The camp ground is gorgeous, too, and that first picture of the great white aspens? Perfect!

    Are the mines open for visits? I loved your thought on them and the remains of old homes you can see – a place with so much history is always fascinating to me. Makes one think 🙂

    • Estrella,
      So glad you enjoyed my article. The Aspen trees are my favorite trees. when the wind blows through their leaves, they sound like rain falling.

      The mines are not open, but you can go into some of the buidling. You have to be very careful when you do go in looking around.

      Thanks for reading 🙂

  2. First, I must mention how much I miss trees. Sure, we have trees in Southern California but they’re small and more tree “like” than a real tree. My yard is full of palm trees and although they turn yellow from a lack of nutrients, it is nothing like you showed in all your pictures.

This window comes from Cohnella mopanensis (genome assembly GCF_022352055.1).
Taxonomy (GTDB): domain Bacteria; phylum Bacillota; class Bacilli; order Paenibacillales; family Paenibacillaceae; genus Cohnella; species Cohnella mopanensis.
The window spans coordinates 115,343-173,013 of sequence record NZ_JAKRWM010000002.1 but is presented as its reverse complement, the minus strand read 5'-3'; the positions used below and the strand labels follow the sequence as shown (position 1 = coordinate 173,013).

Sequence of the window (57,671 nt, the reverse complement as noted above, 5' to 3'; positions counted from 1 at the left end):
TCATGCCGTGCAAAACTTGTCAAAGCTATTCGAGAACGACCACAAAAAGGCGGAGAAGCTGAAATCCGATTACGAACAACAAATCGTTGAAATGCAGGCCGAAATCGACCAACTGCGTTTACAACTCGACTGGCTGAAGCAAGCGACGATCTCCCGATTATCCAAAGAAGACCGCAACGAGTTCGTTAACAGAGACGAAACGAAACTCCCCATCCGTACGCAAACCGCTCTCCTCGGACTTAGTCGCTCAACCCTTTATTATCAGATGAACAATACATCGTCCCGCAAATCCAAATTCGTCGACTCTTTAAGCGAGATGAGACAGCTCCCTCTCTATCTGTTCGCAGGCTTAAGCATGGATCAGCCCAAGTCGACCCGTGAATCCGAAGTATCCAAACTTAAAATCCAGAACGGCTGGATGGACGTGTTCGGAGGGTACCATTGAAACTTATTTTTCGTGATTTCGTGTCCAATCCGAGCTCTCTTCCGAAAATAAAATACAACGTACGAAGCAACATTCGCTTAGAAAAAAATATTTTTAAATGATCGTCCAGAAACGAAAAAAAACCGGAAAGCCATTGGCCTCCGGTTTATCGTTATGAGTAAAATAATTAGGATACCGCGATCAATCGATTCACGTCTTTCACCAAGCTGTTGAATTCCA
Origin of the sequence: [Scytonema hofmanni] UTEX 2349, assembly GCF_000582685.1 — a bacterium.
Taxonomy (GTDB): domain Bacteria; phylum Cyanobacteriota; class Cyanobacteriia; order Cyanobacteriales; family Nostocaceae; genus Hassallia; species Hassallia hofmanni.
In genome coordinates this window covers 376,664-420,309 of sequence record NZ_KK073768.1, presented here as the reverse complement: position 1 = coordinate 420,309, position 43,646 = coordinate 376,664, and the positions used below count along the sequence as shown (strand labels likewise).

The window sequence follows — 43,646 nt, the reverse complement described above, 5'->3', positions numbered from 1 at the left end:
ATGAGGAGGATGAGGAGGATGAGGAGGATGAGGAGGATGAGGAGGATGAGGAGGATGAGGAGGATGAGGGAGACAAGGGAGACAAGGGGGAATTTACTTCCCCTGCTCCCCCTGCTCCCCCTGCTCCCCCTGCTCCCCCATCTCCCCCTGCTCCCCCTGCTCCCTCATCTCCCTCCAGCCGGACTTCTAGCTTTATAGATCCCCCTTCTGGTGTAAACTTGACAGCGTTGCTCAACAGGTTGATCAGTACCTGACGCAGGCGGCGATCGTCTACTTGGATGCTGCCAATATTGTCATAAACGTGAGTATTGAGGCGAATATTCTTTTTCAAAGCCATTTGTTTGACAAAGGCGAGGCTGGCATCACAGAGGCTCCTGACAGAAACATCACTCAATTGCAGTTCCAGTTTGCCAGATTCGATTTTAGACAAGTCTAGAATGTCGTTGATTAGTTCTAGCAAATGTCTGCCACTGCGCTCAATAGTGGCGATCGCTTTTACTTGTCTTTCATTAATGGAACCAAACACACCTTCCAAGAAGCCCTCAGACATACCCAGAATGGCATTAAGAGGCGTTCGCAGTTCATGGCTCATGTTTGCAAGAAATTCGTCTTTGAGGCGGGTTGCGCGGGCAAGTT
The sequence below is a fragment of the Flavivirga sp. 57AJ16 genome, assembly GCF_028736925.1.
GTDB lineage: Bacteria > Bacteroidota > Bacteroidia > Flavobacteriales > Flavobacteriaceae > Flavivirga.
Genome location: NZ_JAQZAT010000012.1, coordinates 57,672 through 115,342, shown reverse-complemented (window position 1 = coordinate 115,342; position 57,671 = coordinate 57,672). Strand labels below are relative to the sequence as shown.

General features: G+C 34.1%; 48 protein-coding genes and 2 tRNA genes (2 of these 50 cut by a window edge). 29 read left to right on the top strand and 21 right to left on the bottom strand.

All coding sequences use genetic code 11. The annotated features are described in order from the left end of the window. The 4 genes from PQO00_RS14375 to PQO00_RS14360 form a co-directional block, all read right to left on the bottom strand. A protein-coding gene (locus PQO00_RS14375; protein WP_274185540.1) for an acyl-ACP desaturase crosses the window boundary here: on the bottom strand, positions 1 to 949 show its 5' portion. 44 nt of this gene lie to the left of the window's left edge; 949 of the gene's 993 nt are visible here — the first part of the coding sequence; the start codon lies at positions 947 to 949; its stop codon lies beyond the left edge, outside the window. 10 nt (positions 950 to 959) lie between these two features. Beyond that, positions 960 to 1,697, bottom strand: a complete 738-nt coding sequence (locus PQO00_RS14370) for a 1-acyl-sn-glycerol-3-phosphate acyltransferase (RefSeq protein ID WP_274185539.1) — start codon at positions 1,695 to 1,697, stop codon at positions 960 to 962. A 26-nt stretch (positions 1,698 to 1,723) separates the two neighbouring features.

I especially like the orange mushroom. I found a red mushroom in Costa Rica and it’s by far my most favorite picture.

    Your description of coffee and breakfast made my mouth water. I can only imagine how lovely those scents are mixed with pine and dirt.

    Great article!

    • So glad you enjoyed my article. I do love the back country and the smell of all the different trees. Fir, blue spruce and pine are just a few of the fragrant trees Colorado offers.

      It’s still amazing everytime someone tells me they like my Thanks for saying that 🙂

  3. Brian Naennals says:

    Awesome. Colorado looks breathtaking.